NCAE, lawmakers react to NC school reopening plans

NCDHHS Safe Schools guidance on face coverings guidance significantly altered

Amid concerns of the spread of COVID-19, science teachers Ann Darby, left, and Rosa Herrera check-in students before a summer STEM camp at Wylie High School Tuesday, July 14, 2020, in Wylie, Texas. (AP Photo/LM Otero)

RALEIGH — The N.C. Association of Educators (NCAE) and state lawmakers reacted differently to Gov. Roy Cooper’s school reopening announcement on Tuesday.

“Educators want to be back in school buildings. We miss and value the relationships we have with students and their families. The careful approach Governor Cooper has taken in all of his re-opening decisions has been deeply appreciated, and while we understand that this was a difficult choice, we must make the safety of our educators and students the first priority,” said Tamika Walker Kelly, president of the NCAE, in a statement.

Kelly went on to make “false dichotomy” remarks similar to that of National Education Association (NEA) President Lily Eskelsen García.

“Unfortunately, educators and parents have been presented with a false dichotomy: the public schools we love, or our safety. We can have both,” said Kelly. “In order to safely re-open all schools in a way that will protect the health of both students and educators, a significant amount of resources is required. The General Assembly has simply refused to appropriate them.”

The General Assembly has appropriated around $1 billion in funds dedicated to schools since the pandemic began.  Lawmakers have authorized $600 million for K-12 education and nearly $400 million in federal CARES Act money.

“Gov. Cooper’s plan gets students halfway to where they need to be. But much like jumping over a creek, halfway doesn’t cut it,” Senate Leader Phil Berger (R-Eden) said in a statement.

“The Governor’s plan makes worse the very inequities a public school system is supposed to resolve. Students whose parents do not have the time or resources to supplement ‘virtual’ schooling will fall even further behind simply because of the condition of their birth. That’s an unspeakable travesty,” Berger said.

Berger went on to ask about parents what parents are supposed to do who can’t take off work to be home for remote learning days. He said that if parents are allowed to pick full remote learning, then parents should also be allowed to “choose full in-person learning as well.”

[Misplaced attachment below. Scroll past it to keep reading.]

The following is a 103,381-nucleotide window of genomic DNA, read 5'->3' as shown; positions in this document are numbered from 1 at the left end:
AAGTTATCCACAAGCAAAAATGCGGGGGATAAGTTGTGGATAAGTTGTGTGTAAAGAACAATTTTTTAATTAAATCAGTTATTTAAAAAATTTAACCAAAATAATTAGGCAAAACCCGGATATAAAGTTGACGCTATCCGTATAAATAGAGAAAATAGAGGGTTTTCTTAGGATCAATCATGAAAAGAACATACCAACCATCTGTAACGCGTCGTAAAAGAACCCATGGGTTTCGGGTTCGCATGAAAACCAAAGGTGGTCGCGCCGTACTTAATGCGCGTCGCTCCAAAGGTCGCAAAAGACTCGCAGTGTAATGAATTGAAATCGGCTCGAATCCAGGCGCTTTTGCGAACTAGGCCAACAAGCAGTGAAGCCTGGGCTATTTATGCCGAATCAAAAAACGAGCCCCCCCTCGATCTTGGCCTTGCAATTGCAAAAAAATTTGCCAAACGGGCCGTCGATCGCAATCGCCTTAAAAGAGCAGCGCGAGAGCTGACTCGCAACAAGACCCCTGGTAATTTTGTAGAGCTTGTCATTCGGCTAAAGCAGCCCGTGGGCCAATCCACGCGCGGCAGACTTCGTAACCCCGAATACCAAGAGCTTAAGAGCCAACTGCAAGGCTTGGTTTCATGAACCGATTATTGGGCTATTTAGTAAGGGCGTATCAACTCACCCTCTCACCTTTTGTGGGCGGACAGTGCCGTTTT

Mixed in with Cooper’s reopening statements was that all K-12 school children, from “Kindergarten through high school,” would be forced to wear a mask while at school, which is questioned by Berger.

“I also have serious questions about the requirement for masks on five-year-olds, which contradicts the Cooper Administration’s own guidance for child care centers,” said Berger. “What happens when a kindergartner removes a mask? Does the Governor really expect teachers to have any chance of enforcing this mandate?”

The first version of the reopening schools guidance published by the N.C. Department of Public Instruction (NCDPI) and N.C. State Board of Education in mid-June did not mandate masks for all students nor did it have a dedicated section for “face coverings.” The guidebook, titled “Lighting Our Way Forward,” has been referred to by the State Supt. Mark Johnson as a “living document” which can change at any time.

The latest version now includes a section for “Cloth Face Coverings.” This new section states that these coverings must be worn by staff, visitors and “students in middle and high school settings,” but there is no mention of elementary students wearing masks.

Adding to the confusion, the face coverings section in “Lighting Our Way Forward” refers to the June 26 recommendations made by N.C. Dept. of Health and Human Services (NCDHHS). Those recommendations state that face coverings do not need to be worn by anyone “under eleven (11) years of age” in a business setting, but has no details on students being required to wear a mask or face covering in school.

The NCDHHS’s Strong Schools NC Public Health Toolkit, first published on June 9, addresses school settings specifically was significantly altered in the area of face coverings as of July 14. The section on face coverings recommends visiting the CDC website, which as of June 28 recommends that  “all people 2 years of age and older wear a cloth face covering in public settings.”